Time Out says
Café by day, Middle Eastern pop up by night - welcome to the dawn of a new Summer Hill
It’s a suburb with a lot of love to give. On top of being the home of the world’s most awesome old-school milk bar (the Rio has been delighting the inner-west since 1952), Summer Hill is where you’ll find the Drug Store café and the soon-to-swing-open One Penny Red from ex-Neutral Bay Dining’s RJ Lines. But we’re here today to talk Chic Pea.
The sometimes-restaurant (it’s in a symbiotic relationship with Plunge Espresso café) is the work of blogger/chef Fouad Kassab and Plunge owner Hesham el Masry. They do a 6.15 and an 8.30pm sitting every Friday and Saturday, offering their spin on Middle Eastern classics. It’s a smart idea, piggybacking the business like that - we’d love to see more cafés doing likewise in the evenings.
Ordering-wise, there are two ways to go here. There’s the $60 tasting (you’ll need a minimum of two people to rock ’n’ roll), or you can just order à la blackboard and choose your own adventure. There’s almond and potato bread to start – a severe little bun, best described as dense. Add $2 for a serve of Pepe Saya butter sprinkled with dukkah, or just do as we do and use it to dip into the shallow dishes of labne dotted with toasted black sesame and roasted beets, and hummus strewn with whole chickpeas and roasted pumpkin seeds, slick with chilli oil.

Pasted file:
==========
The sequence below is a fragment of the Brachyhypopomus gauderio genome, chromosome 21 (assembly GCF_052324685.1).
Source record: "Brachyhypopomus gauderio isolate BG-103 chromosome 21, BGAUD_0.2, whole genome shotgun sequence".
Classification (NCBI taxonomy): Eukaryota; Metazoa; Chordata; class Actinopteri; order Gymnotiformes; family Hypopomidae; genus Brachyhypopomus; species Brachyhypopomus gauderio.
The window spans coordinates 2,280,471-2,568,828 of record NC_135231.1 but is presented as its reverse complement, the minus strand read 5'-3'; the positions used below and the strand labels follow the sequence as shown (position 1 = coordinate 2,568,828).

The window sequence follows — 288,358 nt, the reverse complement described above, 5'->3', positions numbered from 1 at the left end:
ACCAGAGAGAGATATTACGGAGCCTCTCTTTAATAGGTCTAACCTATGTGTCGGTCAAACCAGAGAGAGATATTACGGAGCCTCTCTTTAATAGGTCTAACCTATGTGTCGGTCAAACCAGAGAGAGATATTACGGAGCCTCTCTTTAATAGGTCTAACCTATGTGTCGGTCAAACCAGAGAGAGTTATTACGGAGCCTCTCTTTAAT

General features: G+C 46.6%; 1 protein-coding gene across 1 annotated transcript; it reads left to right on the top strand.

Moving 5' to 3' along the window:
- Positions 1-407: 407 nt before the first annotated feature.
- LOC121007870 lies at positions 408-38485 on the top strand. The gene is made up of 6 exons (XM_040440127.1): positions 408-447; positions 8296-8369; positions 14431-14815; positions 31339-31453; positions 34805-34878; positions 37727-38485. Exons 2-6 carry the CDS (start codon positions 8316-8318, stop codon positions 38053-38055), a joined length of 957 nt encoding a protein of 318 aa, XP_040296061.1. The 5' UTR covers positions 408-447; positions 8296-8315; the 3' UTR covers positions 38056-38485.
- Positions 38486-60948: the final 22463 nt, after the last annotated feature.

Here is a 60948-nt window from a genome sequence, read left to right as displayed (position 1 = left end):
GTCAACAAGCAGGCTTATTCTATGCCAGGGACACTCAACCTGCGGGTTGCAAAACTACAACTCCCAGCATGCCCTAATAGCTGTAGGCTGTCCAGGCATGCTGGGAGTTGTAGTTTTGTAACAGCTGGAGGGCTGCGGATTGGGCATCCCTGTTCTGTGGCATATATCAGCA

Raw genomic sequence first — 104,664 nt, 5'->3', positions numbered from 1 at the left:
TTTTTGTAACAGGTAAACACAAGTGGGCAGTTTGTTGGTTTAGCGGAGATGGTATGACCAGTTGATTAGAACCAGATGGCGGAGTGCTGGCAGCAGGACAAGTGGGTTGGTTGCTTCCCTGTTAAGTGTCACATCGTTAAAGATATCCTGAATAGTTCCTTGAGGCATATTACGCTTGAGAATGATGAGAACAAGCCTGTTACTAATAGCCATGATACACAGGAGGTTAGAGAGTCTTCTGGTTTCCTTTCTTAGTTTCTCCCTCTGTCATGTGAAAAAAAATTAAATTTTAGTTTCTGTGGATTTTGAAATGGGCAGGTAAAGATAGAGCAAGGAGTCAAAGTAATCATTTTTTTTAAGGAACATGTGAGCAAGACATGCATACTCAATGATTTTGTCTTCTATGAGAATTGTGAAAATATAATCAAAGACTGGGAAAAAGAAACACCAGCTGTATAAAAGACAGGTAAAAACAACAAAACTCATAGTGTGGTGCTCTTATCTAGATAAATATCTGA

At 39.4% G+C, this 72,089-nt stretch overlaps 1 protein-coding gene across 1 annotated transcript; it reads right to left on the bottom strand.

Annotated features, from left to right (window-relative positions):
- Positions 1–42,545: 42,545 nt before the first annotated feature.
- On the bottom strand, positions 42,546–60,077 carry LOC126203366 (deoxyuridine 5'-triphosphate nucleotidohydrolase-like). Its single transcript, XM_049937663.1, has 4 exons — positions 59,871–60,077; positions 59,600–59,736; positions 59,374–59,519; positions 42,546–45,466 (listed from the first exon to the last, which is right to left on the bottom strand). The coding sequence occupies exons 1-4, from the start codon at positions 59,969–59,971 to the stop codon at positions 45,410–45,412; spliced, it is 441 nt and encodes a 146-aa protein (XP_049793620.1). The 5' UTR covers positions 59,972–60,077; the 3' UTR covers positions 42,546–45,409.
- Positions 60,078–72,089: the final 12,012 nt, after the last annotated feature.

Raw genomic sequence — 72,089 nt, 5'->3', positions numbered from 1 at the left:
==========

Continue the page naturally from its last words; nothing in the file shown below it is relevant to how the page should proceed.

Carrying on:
Juicy chicken shish tawook with a tiny side of garlic sauce disappears in a blink. The kofta go just as quickly. Here they’re lean meatballs with a nice char, served on a bed of smoky eggplant dip bejewelled with pomegranate seeds. Both dishes make a great excuse to smash a few 961s - a crisp, slightly bitter and highly sessionable Lebanese beer. A very small salad of red cabbage, mint and aged cheese sweetened with plump, golden raisins lends some brightness to the dishes we order, which have a tendency to be a little heavy and one-dimensional, despite all those fruits, seeds and spices. Deep-fried dumplings filled with ricotta and drizzled in butterscotch are fine, but by no means essential.
Here’s the thing: if you’re used to eating at traditional Middle Eastern restaurants where the plating is family-sized, you might leave feeling less than wowed by the generosity. One member of our party jokes that he’s seen garnishes bigger than some of the dishes at restaurants in Lakemba. Chic Pea’s not cheap (the hummus alone is $12 for a non-huge portion; if you want bread, it’s $2.50 a puck) but there’s some polish and verve here to the plating that you won’t find out west.
There’s fun to be had here – just take some pals, and be sure to order double.